Imola kerbs could pose headache for F1 2022 cars

Formula 1 teams and drivers could face a headache with the kerbs at this weekend's Emilia Romagna Grand Prix thanks to the characteristics of the 2022 cars.

Imola kerbs could pose headache for F1 2022 cars
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The start of the European season takes place at the old-school Imola circuit, which features much more aggressive kerbs than have been present at the modern venues that have hosted races so far this season.

In the past, drivers have found that they have needed to ride the Imola kerbs a lot to deliver the fastest possible laptime, with the chicanes in particular offering good gains if they are straight-lined.

But a new more cautious approach may be needed from this weekend because of the arrival of ground effect cars.

With so much of the car performance coming from the airflow under the car, teams are having to run their machines much closer to the ground than they have in the past.

And that reduction in ground clearance opens the risk for drivers to damage their floors if they run across the kerbs as aggressively as they have in the past.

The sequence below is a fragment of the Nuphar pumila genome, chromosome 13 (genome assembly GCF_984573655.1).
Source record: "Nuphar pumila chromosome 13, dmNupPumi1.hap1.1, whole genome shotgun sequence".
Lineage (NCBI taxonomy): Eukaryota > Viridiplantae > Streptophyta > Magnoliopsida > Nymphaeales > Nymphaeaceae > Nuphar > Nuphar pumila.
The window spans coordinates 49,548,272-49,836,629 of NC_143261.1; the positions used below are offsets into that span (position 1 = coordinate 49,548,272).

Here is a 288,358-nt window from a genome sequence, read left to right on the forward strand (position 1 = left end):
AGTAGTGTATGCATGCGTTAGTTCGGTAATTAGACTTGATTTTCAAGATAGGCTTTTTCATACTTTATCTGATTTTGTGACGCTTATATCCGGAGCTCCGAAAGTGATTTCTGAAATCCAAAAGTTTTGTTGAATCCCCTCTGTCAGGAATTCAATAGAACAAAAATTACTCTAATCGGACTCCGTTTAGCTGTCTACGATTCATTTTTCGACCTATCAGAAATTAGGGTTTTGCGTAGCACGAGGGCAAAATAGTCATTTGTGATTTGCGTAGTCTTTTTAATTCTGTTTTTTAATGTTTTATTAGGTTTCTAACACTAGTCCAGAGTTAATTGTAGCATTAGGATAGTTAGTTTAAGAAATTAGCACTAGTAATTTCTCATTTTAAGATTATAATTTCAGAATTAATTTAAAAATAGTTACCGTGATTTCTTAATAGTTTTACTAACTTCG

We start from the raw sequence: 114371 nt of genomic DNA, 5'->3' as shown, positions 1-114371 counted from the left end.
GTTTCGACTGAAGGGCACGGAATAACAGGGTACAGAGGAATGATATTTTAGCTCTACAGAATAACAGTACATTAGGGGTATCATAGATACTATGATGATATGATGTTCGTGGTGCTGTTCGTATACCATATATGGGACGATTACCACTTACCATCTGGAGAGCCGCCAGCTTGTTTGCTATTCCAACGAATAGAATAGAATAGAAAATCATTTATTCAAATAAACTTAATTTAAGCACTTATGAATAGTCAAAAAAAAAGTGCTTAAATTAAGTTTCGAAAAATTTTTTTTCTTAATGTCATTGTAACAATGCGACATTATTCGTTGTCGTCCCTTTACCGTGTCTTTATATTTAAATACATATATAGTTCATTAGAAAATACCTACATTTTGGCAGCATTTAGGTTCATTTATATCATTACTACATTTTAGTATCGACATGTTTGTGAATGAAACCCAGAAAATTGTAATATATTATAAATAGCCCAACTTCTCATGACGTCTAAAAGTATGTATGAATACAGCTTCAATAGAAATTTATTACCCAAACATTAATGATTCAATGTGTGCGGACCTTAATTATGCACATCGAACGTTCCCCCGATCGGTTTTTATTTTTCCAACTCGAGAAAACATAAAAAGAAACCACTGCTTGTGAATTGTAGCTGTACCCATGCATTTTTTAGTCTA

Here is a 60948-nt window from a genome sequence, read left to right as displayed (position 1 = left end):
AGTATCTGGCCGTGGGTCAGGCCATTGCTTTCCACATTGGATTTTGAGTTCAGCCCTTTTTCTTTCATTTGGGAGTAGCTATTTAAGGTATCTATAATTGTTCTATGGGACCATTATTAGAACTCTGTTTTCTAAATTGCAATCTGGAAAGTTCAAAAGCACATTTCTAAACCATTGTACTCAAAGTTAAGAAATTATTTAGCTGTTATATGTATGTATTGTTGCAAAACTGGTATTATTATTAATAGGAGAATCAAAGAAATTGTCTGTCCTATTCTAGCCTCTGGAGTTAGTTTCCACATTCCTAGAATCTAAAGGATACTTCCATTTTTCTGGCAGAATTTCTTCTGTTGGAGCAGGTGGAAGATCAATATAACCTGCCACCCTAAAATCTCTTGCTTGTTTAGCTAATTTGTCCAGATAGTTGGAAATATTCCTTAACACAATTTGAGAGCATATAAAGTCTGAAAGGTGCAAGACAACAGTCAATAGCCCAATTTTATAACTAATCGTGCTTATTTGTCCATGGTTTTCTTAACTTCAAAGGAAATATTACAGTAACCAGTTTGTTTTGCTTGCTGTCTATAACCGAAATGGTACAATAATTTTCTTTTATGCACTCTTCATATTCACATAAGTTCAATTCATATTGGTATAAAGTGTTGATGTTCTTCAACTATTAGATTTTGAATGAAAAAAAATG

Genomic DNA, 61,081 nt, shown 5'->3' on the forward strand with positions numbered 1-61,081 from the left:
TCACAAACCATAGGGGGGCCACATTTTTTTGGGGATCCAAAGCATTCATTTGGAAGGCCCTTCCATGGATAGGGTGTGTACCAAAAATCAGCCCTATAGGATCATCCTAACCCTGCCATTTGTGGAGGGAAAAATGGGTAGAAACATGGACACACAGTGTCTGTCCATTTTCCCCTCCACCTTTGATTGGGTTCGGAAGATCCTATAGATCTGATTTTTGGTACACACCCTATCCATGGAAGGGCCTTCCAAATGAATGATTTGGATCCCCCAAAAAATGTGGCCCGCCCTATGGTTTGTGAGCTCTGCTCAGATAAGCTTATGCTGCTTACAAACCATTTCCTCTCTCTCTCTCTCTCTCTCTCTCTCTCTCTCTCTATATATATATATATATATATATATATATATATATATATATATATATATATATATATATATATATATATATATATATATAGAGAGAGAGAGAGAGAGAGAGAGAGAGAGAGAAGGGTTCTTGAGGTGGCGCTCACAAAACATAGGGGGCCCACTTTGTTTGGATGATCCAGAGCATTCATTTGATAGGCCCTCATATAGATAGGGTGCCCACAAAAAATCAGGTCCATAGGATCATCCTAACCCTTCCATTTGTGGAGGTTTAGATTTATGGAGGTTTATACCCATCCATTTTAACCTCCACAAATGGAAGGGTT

One senior engineer told Motorsport.com: "If you look at the start of last year's race, when Lewis Hamilton had to run across the kerbs at Turn 1 to avoid colliding with Max Verstappen, that would have badly crunched his floor if it happened with a 2022 car."

Max Verstappen, Red Bull Racing RB16B, Lewis Hamilton, Mercedes W12, at the start

Max Verstappen, Red Bull Racing RB16B, Lewis Hamilton, Mercedes W12, at the start

Photo by: Andy Hone / Motorsport Images

Teams will be reluctant to lift their ride height too much, because that will cost performance, so the end result could be that drivers are forced to treat the kerbs with more respect. However, some may gamble to take more risks in a bid to find more speed.

Alfa Romeo's head of trackside engineering Xevi Pujolar agreed that drivers would need to be careful when it came to how they approached the kerbs.

"For sure it is something that we are taking into consideration," he said. "And it can be a limiting factor. In some occasions, and the way you need to set up the car, and how much track you use, you really need to be careful in some parts. It could have an impact on the weekend."

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Haas driver Kevin Magnussen was unsure about how different the approach needed would be, but was hopeful it would not hold his team back.

"The cars are lower and they're also stiffer, so kerb riding is a little harder than it used to be with the old cars," explained the Dane.

"We'll see, I hope whatever challenges these new cars have we can still be in the competitive range in terms of kerb riding. Again, I think our car is all-round very strong so it should be alright."

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